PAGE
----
Next, we spoke with Malanyel Castellanos, a single mother of four children. In 2019, Malanyel began her process of empowerment and training. Today she is dedicated to inspiring other women who were also assaulted through workshops, hoping that someday these women share the message and become leaders themselves. Her message to other women is to face fear and internalize the existence of possibilities, and that everyone has a choice, saying with her llanero accent: "up to here I allow myself to be violated... up to here I allow myself to be abused". This message is also accompanied by the importance of not giving up, of moving forward, that training and learning play a vital role in putting aside fear and starting to act. They are not facing situations alone, as she says: "put aside the "I can't", of course we can! We all can". “hasta aquí permito que me violenten… hasta aquí permito que me abusen”. Mensaje que también viene acompañado de la importancia de no rendirse, de seguir adelante, que la formación y el aprendizaje juegan un papel muy importante para dejar de lado el miedo y empezar a actuar, porque no están solas en cualquier situación que están enfrentando, como ella lo dice: “ dejar de lado el no puedo, ¡claro que podemos! Todas podemos”.

The last woman we had the opportunity to talk to was Gloria, at her request and for the protection of her identity, we changed her name and did not show her face. She is a survivor of attempted homicide by her ex-partner. Today, after psychological counseling and some training, she feels free because her fear has abated. She is able to go out in the street and no longer feel alone. For the moment she is still in training, but hopes to be able to give workshops to other women in the future. Although her journey is ongoing, Gloria sends a strong message to women who are in danger: “ask for help and get out of there, you have to put a lot on your part but whatever the situation there are always ways out.” Gloria is still building a new life and on the path to overcoming 20 years of violence, including 4 homicide attempts. She thanks God and the women who have helped her in her process, before saying goodbye with a big hug. pidan ayuda y salgan de allí, hay que poner mucho de su parte pero cualquiera que sea la situación siempre hay salidas. Gloria sigue construyendo una nueva vida y todavía en camino a la superación después de 20 años de violencia entre lo que cuenta 4 intentos de homicidio, agradece a Dios y a las mujeres que le han ayudado en su proceso, luego procede a despedirse con un fuerte abrazo.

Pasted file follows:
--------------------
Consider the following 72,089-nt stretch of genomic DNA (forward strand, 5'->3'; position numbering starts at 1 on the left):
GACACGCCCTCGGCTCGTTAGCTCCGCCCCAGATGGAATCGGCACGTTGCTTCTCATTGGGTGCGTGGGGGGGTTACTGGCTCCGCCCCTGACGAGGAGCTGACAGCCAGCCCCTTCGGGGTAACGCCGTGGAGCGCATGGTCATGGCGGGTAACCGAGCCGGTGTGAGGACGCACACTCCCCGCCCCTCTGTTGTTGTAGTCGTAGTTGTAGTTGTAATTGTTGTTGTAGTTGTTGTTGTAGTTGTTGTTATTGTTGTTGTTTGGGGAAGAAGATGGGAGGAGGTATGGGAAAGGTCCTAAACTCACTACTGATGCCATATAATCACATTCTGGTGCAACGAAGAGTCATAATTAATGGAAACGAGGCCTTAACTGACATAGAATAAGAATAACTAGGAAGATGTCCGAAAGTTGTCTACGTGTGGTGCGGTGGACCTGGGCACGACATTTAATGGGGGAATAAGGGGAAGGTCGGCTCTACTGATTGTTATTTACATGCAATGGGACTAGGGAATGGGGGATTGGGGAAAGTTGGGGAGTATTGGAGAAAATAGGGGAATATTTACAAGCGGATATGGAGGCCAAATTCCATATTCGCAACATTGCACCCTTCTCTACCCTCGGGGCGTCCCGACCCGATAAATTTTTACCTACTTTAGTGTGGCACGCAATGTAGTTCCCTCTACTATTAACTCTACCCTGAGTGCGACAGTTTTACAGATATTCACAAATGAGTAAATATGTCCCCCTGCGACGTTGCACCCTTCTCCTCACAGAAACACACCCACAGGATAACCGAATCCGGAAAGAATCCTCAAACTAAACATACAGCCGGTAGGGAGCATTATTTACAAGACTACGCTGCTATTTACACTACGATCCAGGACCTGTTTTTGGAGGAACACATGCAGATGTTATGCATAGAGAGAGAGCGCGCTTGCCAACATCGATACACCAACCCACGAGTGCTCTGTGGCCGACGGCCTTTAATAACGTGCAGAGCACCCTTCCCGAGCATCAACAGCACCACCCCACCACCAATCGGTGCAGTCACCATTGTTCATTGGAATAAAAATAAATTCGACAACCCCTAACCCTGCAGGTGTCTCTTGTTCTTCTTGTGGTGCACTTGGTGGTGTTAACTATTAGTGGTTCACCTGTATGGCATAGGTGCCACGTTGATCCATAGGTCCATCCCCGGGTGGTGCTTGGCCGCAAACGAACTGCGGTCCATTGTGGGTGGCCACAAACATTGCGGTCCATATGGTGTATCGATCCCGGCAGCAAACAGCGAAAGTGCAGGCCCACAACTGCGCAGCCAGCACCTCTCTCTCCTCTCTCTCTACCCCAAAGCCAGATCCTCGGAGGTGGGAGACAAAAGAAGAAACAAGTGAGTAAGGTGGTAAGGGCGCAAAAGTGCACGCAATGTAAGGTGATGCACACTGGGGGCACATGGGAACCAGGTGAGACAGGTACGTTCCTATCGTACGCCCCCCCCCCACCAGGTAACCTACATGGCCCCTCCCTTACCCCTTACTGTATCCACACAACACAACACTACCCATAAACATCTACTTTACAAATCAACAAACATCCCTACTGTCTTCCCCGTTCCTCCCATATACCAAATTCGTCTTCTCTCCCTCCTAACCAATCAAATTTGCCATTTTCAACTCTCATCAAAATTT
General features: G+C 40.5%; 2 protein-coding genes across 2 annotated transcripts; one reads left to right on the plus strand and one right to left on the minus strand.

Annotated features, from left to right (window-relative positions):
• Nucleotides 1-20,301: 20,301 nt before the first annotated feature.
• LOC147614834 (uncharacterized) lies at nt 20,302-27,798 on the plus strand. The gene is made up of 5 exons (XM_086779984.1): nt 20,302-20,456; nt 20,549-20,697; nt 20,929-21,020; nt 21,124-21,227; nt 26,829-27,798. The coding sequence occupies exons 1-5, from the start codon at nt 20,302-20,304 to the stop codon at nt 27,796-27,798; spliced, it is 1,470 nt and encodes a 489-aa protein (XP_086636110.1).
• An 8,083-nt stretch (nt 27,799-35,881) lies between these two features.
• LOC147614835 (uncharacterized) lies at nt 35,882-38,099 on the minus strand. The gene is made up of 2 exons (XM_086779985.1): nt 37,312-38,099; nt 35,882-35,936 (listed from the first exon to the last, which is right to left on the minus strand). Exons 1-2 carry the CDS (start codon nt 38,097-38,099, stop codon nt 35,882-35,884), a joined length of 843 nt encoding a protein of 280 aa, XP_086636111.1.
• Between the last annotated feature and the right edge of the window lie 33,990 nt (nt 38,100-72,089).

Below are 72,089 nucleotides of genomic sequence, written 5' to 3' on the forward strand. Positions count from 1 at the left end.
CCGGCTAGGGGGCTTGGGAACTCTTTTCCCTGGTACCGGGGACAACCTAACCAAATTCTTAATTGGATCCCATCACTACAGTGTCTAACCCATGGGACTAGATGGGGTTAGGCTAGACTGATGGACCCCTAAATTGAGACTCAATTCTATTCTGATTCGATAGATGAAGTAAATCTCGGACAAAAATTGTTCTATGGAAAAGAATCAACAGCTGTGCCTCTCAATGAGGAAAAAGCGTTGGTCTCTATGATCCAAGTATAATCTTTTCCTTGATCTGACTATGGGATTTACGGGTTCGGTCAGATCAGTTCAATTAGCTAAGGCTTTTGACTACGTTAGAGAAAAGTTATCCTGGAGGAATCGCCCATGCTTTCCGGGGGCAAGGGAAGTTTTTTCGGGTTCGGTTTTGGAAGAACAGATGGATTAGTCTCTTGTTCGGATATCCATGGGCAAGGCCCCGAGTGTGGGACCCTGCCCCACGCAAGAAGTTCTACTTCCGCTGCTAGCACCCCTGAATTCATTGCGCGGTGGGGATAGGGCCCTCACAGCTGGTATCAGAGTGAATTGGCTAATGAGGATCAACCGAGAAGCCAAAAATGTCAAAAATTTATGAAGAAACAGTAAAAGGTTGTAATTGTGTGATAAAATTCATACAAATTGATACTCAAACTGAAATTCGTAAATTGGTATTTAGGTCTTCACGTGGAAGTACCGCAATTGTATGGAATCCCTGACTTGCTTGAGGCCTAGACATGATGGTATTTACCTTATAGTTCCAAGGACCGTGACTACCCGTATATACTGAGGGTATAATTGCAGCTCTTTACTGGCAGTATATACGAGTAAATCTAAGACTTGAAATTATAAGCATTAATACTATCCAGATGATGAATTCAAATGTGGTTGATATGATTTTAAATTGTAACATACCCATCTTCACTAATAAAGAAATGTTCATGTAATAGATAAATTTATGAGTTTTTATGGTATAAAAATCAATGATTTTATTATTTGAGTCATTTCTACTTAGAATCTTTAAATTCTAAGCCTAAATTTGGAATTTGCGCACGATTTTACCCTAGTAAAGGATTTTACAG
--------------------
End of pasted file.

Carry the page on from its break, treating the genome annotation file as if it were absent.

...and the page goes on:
Regarding our conversations with the three female survivors of violence who shared a bit of their history with us, we would like to add that it is important not to fall into revictimization by constantly reliving situations of violence. Nevertheless, the fact that GBV exists should not be swept under the carpet. This experience showed us that the sense of sisterhood and resilience in the territory is lived differently. It is built up and strengthened as more women teach, especially teaching girls and adolescents to use their powerful voices to prevent violence and internalize that rights are respected, and dignified life is open to all in the community.